This is really about Intel’s technology roadmap, but I figure that anyone who reads the Intel group and is interested in comparative technology reads this group.
You can find a roadmap here: https://www.anandtech.com/show/16823/intel-accelerated-offen… I’m just going to talk about power delivery and interposers.
What you gain from putting the power under the transistors is easy to figure. But using two wafers to manage that is expensive. Right?
What if you have that silicon there for other reasons. AMD Ryzen and EPYC “chips” all depend on an interposer to mount the Zen and I/O chips onto. So why not use that piece of silicon to distribute the power. The bulk of the various chips will serve as the ground plane. It will be necessary to run connections through the interposer to the pins (or non-pins with Zen 4 and later). But that has to be done anyway. Getting power above the transistor layers can be done with plated-through vias. That’s what I’m expecting in Zen 4. AMD could use a third piece of silicon, but I don’t see why.
Now on to Intel. Intel has picked a fancy name, PowerVia for the technology. I figure from Anandtech’s (not Intel’s) graphic that Intel will be using a silicon interposer for the Intel 20A* node. I think they could start earlier, but Intel 4 is supposed to use Foveros 36 micron then EMIB 45 micron, and finally Foveros 25 micron and Foveros Direct both aligned with Intel 3. This puts PowerVia, and by extension “full” interposers in mid to late 2024. Do I believe that Intel will manage three new process nodes in two years? No. Saying more and staying polite? That’s difficult. So I’ll go back to AMD and TSMC for a bit.
Not interested in history skip to the next dashed line.
Going back into history, there have been long process nodes and short nodes. The reasons have little to do with the technology as such. Most companies (without fabs) base their moves from one node to the next based on cost. Period. They may have a new design they want to build, which takes away extra development costs, but say that you can expect 160% (or 60% more) from the next node today. Well, whenever your new design is expected to be running through the fab. If this is a “full node” you expect to get twice as many chips once the learning curve has done some of its work. Call this the normal case.
Sometimes all the capex for the current node can be used at the new node, and yields are expected to approach the present node yield. The old node won’t have much lifetime. A short node.
What if there are serious problems with getting yields above (say) 20%. That will make the current node a long node. In Intel’s recent experience, a very, very long node. (14 nm)
A lot of fab customers looked at the (so-called) 10 nm offerings and saw nothing but trouble. Double-patterning mostly. Double-patterning could be avoided with EUV, but that wasn’t really ready. What AMD and a lot of other companies did was to say, if we have to do double-patterning, jumping to 7 nm instead will cover all those pesky double-patterning costs. So they skipped 10 nm. I could produce lots of guesses as to the comparative costs, but… AMD worked with GF to produce a version of 14 nm with tighter layout macros. They called 12 nm. Whether the name matches anything is irrelevant. What was relevant was that it allowed AMD to make Zen+ parts for less than Zen parts, and with higher yields and clock speeds. (Higher yields? When redesigning the library it makes sense to get rid of the few macros that result in most of the rejects.)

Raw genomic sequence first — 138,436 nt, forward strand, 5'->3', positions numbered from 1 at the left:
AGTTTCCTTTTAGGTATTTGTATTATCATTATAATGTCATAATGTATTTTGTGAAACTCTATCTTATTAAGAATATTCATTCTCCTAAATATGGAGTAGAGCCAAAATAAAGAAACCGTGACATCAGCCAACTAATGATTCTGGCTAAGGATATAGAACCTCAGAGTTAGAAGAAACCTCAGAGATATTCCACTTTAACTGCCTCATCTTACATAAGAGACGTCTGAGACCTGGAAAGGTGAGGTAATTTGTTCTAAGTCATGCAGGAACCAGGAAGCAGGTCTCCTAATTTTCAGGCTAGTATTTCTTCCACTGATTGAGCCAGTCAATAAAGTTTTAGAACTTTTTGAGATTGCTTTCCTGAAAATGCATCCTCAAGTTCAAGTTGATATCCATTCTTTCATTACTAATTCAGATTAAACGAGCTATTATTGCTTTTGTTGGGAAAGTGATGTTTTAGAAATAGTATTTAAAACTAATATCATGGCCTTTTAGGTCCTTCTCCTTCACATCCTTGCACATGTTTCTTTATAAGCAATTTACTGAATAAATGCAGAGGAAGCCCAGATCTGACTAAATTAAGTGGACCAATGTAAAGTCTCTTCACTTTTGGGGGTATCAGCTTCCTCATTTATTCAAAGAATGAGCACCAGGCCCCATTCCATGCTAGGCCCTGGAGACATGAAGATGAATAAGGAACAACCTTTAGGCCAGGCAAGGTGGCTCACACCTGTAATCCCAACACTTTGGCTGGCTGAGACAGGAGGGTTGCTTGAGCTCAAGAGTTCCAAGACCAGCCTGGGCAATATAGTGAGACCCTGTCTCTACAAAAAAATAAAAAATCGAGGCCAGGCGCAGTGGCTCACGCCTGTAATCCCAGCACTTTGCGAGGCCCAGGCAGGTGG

What is really important here is that 7 nm has been a long node, along with TSMC’s named variants. Expect 5 nm to be an even longer node. Whether Zen 5 uses one of TSMC’s 5 nm variants that begins with a 4, or some AMD-only variant. Don’t expect Zen 5 to jump to N3. Way too big a risk. There may be a Zen 6 at the N3 node, or AMD may retire the Zen name. My guess is Zen 4 later this year, Zen 4c as a kicker next year, and Zen 5 in early 2024. Zen 6? Chrystal ball very cloudy, check again–in a year or two.
Could AMD use N3 for Zen 5? Big NO! based on corporate culture. Lisa Su doesn’t like to take risks, and AMD doesn’t need to take any right now. Could AMD design a Zen 6 alongside Zen 5, and Zen 5 have a very short market lifetime? The first part of that is easy. AMD is designing Zen 6 and putting the finishing touches on Zen 5 right now. Everyone in this business knows that you put the gun to your head and pull the trigger. Four years later, you find out if the gun went off.
Since I expect Zen 5 to use the same process, with perhaps a few tweaks, as Zen 4, the second part is that I expect Zen 4 to have a relatively short lifetime. All those things that didn’t go into Zen 4 will get crammed into Zen 5. Some will end up falling off the table, but most will get in. And since Zen 5 in addition to sharing a process with Zen 4 will share most of its detailed design, AMD could (possibly) have it ready to go by January. They won’t release it then, but the point I am making here is that there won’t be much fab work to do (hot lots, etc.) on Zen 5.
- I decided that flagging Intel’s process names in bold is more useful than doing the same for their codenames. There are just too many Intel codenames, and recently they changed too fast. (Not Alder Lake, just everything before that.